A History of Neutrality Potentially Broken? Sweden’s Move Toward NATO

Sweden’s last war was tangentially a Napoleonic one, and a Swedish soldier was last killed in action in Afghanistan.  And yet, Sweden has one of the most well-equipped militaries for a country of its size in the world. Neutrality has generally been Sweden’s position on the international stage; however, it now appears to be moving in another direction. The recent Russian invasion of Ukraine has pushed Sweden away from its non-aligned stance and into the arms of NATO. How has Sweden managed to stay neutral for so long?

Its last war was against Norway in 1814, when Norway entered into a union with Sweden. Since then, Sweden has been involved in peacekeeping operations but has had no involvement in the major wars that have plagued the European continent. Sweden’s role has usually been as an outlet of mediation between belligerents of conflict, a neutral haven that opposing sides can use to communicate with each other. World Wars One and Two demonstrated Sweden’s abilities to serve as a negotiator and to navigate a country through unsure waters.

With the breakout of hostilities on September 1, 1939, when Germany invaded Poland, Sweden unsurprisingly declared neutrality. That is not to say Swedes were not up for the fight.  The later Winter War between the Soviet Union and Finland in 1939 had its share of Swedish volunteers.

Too Powerful to Fight?

The precarious situation Sweden found itself in during the Second World War should not be underestimated.  Germany’s successful  invasion of Norway sandwiched the country between that occupied country and a pro-German Finland. Historians continue to go back and forth regarding Swedish accountability in the war. Matters of debate include Sweden’s supply of much-needed iron ore to Germany, some pro-German politics, and some actions that were less than neutral. Many will agree, however, that Sweden’s stance shifted and changed as the war evolved.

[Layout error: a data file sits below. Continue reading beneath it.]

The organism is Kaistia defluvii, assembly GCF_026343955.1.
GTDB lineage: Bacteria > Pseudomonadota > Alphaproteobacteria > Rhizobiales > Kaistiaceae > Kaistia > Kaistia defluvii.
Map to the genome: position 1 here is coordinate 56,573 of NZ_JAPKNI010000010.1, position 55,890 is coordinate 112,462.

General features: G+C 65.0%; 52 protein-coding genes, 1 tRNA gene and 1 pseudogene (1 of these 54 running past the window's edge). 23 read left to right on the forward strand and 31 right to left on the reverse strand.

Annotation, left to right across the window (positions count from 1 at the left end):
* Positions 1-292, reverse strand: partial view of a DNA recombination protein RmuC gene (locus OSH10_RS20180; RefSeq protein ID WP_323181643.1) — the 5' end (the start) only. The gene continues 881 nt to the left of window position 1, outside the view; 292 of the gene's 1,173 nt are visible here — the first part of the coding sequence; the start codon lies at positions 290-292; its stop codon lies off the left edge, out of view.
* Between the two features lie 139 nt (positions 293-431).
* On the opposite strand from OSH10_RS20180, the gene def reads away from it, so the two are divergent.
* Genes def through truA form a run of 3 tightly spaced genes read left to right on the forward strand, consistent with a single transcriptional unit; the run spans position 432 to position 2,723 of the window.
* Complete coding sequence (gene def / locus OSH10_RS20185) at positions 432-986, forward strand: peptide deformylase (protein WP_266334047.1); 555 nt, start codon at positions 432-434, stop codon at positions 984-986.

Reportedly, Sweden had the ability at the time to muster up to 1 million soldiers, and by the end of the war had introduced domestic tank, artillery and fighter designs that could compete with contemporary models. Sweden, especially later in the war, would be a tough nut to crack. In the end, though, Sweden managed to stay neutral throughout the conflict and has remained non-aligned to this day.

The Past Meets the Present

Since the Second World War, Sweden has maintained its extraordinary ability to make weapons that make potential invaders think twice. The Viggen, the Gripen, the Carl-Gustaf rifle, the CV90, the Södermanland class submarine, and the Visby class corvette are just some of the domestically produced weapons employed by the Swedes – all this from a country with a population of that of North Carolina.  But as impressive militarily as it may be, Sweden still maintains a militarily non-aligned stance, although change may be on the horizon.

The recent Russian invasion of Ukraine has driven both Finland and Sweden to consider NATO membership. Both have applied.  Should they be approved, they will become the 31st and 32nd members of the Alliance. Sweden would bring a lot to the table for NATO such as new bases and a manpower boost. Surrendering neutrality might be tough for some Swedes to swallow, but it might be a necessary pill to take given the current geopolitical landscape.

Image – Nicolas Raymond

About Carter Palmer

Carter Palmer is an analyst at Forecast International covering small gas turbines and space.

View all posts by Carter Palmer →